Transitions in Vue

Last year we built a webshop in which the product configurator is the most important part. Since each product has a lot of specifications (e.g. color and size) a user-friendly implementation is required. The specifications are shown as blocks. One block at a time is expanded to help the user to focus on a single specification. This way, the customer can choose the right option for each specification and configure the product with ease.

The initial version of the configurator was written in plain javascript and jQuery. This was working well but the requirements were changing and we needed more flexibility. In particular with a smooth animation going from one specification to the next. Therefore, we decided to rewrite the configurator In Vue. In this post, we describe our approach using Vue transitions.


One thing the old configurator doesn’t have, is transitions. We start with a simple setup in Vue to incorporate them. We create a list of blocks below each other, and each block should be able to expand and collapse via a nice transition. We first show the final result and then discuss some parts in more detail.

Single element transition

For animating a single block, we used a ‘single element transition‘ (code not necessary for the transition is not shown):

Single transition sample code

Click to view large version

We will discuss some features of this simple single element transition:

When clicking the button, the property ‘show’ will switch from true to false or vice versa and triggers the transition. We transition both the height and opacity of the block.

Transition name and classes

The element to be transitioned is placed within a <transition> tag, which has a name attribute (‘fade’ in this example). One of the advantages of adding a name attribute, is that several (css) classes are automatically applied to the transition. You can use them in the styles section of your component to describe the behaviour of the transition.

The following classes are generated by default:

  • v-enter: where ‘v’ should be replaced by the name of the transition. In this case, the class name would be .fade-enter. It defines the state of the element when it enters.
  • v-enter-active, in which you can specify the duration, delay and easing curve for the transition
  • v-enter-to, which defines the ending state
  • Similar for elements that enter, there are classes for leaving elements: v-leave, v-leave-active, v-leave-to.

For clarity, we include the schematic picture of a transition from the Vue.js documentation, because this perfectly illustrates the different phases of the transition in our example. The v-enter-to and v-leave states are identical, which results in identical css specifications for the corresponding classes. The same is true for the v-enter and v-leave-to states.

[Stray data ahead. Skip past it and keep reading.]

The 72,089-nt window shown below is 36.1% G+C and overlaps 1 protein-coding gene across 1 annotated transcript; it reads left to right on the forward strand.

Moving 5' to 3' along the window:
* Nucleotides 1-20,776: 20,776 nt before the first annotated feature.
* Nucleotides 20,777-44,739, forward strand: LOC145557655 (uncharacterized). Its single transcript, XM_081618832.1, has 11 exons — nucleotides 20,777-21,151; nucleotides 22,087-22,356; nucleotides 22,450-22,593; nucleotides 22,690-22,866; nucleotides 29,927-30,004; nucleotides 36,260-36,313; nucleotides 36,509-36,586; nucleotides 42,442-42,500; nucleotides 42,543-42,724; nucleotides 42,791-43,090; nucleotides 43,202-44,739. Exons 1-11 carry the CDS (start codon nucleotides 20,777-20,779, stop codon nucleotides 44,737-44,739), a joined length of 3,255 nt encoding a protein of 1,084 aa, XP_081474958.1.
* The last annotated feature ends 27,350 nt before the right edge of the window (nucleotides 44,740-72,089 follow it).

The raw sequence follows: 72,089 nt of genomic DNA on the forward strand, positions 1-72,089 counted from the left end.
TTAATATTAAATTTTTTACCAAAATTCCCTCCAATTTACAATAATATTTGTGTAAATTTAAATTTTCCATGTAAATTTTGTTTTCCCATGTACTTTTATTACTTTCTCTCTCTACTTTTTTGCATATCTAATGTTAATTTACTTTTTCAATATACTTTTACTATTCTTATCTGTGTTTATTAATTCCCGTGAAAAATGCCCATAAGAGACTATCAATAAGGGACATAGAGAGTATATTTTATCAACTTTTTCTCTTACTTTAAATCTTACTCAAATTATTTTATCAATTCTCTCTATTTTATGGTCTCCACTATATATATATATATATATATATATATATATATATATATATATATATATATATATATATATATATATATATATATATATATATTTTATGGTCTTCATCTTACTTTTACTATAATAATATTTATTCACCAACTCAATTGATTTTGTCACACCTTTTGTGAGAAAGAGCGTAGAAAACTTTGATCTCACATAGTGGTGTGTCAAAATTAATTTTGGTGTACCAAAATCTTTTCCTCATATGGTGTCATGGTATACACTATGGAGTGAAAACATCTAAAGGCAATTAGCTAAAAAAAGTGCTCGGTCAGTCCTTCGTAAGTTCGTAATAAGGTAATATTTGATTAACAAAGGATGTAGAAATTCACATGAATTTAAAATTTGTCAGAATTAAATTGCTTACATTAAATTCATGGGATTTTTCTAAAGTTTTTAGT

Vue transition classes

Transitioning height

In our case, we wanted to transition the height of a block and ran into some difficulties.

In the initial setup (not shown in this blog), the transition was smooth until the block almost disappeared. At that point, the blocks below the transitioned one shifted up with a little jump. It turned out that the margin we added to the <p> element (containing the text ‘Block 2’) for better positioning within its container was responsible for this jump. The margin of this element was extending beyond the border of the block.

Transition blocks with margin

What happens is when you transition the height of an element, margins on this element are not transitioned. At the moment the transitions ends, the element is removed from the DOM or hidden using display:none (depending on whether you use v-if or v-show). Then, the margins also disappear instantly and you see a little jump. The transition therefore looks great until the moment it ends.

We avoided this behaviour by using a wrapper element directly within the <transition> tag and made sure it had no margins or children with margins extending beyond this wrapper.

Last, keep in mind to transition the max-height property instead of the height in the styles part. In addition, it might be needed to add an overflow:hidden to the transition wrapper to avoid elements from (visually) floating through each other.

Transitions in lists

For our product configurator, we needed an additional feature. Sometimes, additional specification blocks where needed depending on choices made by the user.

To make this work, we listed all blocks in a <transition-group>, while specifying the content of the blocks and their visibility in the data object. To add an extra block, we simply modified the data object by toggling the visibility of the block to be shown. By default, adding blocks this way doesn’t look very nice, because the blocks are moving abrupt.

There is an easy way to solve this though:

  • give the <transition-group> a name attribute
  • add .v-move {transition: transform 1s;} to the styles section, where ‘v’ is replaced by the name of the transition group

This will create nice and smooth transitions. However, this will only work when the list contents are modified through the data object. It will have no effect when a list item is made visible/invisible using a v-show or v-if.

Concluding remarks

In this blog, we described a use case for Vue transitions which we encountered when developing a product configurator for a webshop. We ran into some practical issues for this specific situation, found a solution for these issues and we would like to share this.

A more complete overview of features and possibilities related to transitions in Vue can be found in the official documentation.

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Leonie Derendorp Webdeveloper and co-owner of PLint-sites in Sittard, The Netherlands. I love to create complex webapplications using Laravel! All posts
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